Sunday, March 30, 2003

MU plans lecture to last 100 hours

Marathon to explore race relations

By Rob Phillips
The Cincinnati Enquirer

OXFORD - What do W.E.B. Du Bois and Jimmy Stewart have in common?

They both helped inspire a Miami University professor's plan to conduct a 100-hour lecturing marathon, intended to provide a discussion on an unlimited amount of race-related matters. The 100 hours derived from February being the 100th anniversary of the publishing of Du Bois' treatise The Souls of Black Folk.

"What better way to give a tribute to a fellow faculty member whose life spanned 90 years and whose work has already proven to be a classic?" said Rodney Coates, director of Black World Studies at Miami..

The 100-hour lecture begins at 5 p.m. Wednesday and ends at 9 p.m. Sunday. It will take place in the Center for Black Culture and Learning, in Warfield Hall.

Coates said he kept thinking about Jimmy Stewart's filibuster in Mr. Smith Goes to Washington and decided on the marathon approach.

"When I pitched the idea and before I knew Miami's faculty was going to respond in the manner they did, I said that I was willing to stand and lecture the entire 100 hours myself," said Coates.

Fortunately, about 30 Miami professors have already volunteered to completely fill the time slots, Coates said.

"At least the students won't die of boredom having to listen to me that whole time," Coates joked.

Coates hopes to extend some of Du Bois' beliefs about opening up discussion on race and other topics.

"Du Bois felt we always have these polite discussions about race ... and never really lift the veil and peek through," he said. "This means we never uncover some of the more touching issues dealing with race."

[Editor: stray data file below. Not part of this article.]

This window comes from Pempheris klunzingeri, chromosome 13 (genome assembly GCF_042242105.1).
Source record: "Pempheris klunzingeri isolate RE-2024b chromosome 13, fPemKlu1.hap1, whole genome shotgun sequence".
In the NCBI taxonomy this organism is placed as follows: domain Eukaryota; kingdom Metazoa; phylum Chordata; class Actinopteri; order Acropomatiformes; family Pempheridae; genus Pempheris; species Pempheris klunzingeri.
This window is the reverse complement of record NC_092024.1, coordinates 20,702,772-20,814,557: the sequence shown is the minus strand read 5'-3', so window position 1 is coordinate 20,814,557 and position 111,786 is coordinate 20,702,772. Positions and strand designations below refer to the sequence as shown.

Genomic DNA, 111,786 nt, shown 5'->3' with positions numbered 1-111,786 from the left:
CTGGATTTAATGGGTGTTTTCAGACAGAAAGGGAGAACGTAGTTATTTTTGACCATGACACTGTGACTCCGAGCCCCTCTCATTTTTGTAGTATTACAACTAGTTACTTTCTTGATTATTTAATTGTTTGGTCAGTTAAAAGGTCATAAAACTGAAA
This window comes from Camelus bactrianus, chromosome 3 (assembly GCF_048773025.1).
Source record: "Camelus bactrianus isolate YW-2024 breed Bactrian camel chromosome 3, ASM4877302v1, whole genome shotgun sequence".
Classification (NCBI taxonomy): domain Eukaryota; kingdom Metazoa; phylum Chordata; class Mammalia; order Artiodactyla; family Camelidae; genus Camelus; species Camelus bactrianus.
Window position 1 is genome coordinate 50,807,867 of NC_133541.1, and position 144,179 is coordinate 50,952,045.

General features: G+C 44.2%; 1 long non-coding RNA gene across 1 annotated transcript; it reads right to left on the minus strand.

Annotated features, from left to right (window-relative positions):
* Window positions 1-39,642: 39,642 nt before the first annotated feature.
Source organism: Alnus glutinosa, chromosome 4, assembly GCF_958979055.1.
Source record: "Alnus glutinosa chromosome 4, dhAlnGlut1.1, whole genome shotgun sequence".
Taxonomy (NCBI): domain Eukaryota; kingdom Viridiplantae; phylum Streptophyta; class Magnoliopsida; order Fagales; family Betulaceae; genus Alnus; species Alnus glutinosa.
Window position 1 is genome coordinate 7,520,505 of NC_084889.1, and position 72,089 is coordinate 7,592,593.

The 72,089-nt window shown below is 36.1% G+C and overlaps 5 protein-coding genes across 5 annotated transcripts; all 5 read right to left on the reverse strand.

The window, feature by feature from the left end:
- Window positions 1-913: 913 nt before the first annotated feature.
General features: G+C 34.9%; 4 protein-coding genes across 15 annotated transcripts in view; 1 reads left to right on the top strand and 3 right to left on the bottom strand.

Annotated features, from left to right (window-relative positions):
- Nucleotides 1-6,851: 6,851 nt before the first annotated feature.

Professors will speak from many departments including psychology, sociology, history, economics, political science and anthropology.

Chris Wellin , an assistant professor of sociology and gerontology , said Du Bois did pioneering work in his field.

In the late 19th century and nearly two decades before another one existed, Du Bois conducted a sociological field survey.

His investigation looked into the role of blacks in Philadelphia was titled "The Philadelphia Negro."

"One of the reasons I wanted to take part in the marathon was to make note of and celebrate his contribution to social research," Wellin said.

A few students will also be presenting lectures.

Senior Corrine Carthell, an English Literature and Black World Studies double major from Oxford, will be lecturing on the role of the African-American woman on a predominantly white campus.

"I'm really excited about this because it is the first time in Miami's history that we have done such a marathon discussing one person," Carthell said.

For more information, contact Coates at or 529-1235 or Carthell at

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